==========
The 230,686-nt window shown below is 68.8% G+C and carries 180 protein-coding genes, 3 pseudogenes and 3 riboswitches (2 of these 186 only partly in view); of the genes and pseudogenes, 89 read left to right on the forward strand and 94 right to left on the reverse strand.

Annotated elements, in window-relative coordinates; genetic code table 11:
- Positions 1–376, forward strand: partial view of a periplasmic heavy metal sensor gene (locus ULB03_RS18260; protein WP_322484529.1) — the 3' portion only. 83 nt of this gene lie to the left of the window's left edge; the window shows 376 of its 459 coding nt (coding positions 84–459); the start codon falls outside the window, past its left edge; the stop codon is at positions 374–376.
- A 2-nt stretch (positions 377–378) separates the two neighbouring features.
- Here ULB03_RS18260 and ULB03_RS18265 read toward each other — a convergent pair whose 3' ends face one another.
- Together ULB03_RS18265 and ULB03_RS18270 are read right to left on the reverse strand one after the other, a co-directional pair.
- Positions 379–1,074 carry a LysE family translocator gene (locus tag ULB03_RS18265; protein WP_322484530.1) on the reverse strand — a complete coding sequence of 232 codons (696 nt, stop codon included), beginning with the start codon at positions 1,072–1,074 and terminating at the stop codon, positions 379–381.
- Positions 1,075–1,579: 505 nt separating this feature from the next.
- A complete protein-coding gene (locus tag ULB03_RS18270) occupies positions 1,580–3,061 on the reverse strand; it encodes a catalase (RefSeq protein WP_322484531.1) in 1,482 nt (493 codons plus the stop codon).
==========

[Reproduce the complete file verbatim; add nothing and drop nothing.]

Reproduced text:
The 230,686-nt window shown below is 68.8% G+C and carries 180 protein-coding genes, 3 pseudogenes and 3 riboswitches (2 of these 186 only partly in view); of the genes and pseudogenes, 89 read left to right on the forward strand and 94 right to left on the reverse strand.

Annotated elements, in window-relative coordinates; genetic code table 11:
- Positions 1–376, forward strand: partial view of a periplasmic heavy metal sensor gene (locus ULB03_RS18260; protein WP_322484529.1) — the 3' portion only. 83 nt of this gene lie to the left of the window's left edge; the window shows 376 of its 459 coding nt (coding positions 84–459); the start codon falls outside the window, past its left edge; the stop codon is at positions 374–376.
- A 2-nt stretch (positions 377–378) separates the two neighbouring features.
- Here ULB03_RS18260 and ULB03_RS18265 read toward each other — a convergent pair whose 3' ends face one another.
- Together ULB03_RS18265 and ULB03_RS18270 are read right to left on the reverse strand one after the other, a co-directional pair.
- Positions 379–1,074 carry a LysE family translocator gene (locus tag ULB03_RS18265; protein WP_322484530.1) on the reverse strand — a complete coding sequence of 232 codons (696 nt, stop codon included), beginning with the start codon at positions 1,072–1,074 and terminating at the stop codon, positions 379–381.
- Positions 1,075–1,579: 505 nt separating this feature from the next.
- A complete protein-coding gene (locus tag ULB03_RS18270) occupies positions 1,580–3,061 on the reverse strand; it encodes a catalase (RefSeq protein WP_322484531.1) in 1,482 nt (493 codons plus the stop codon).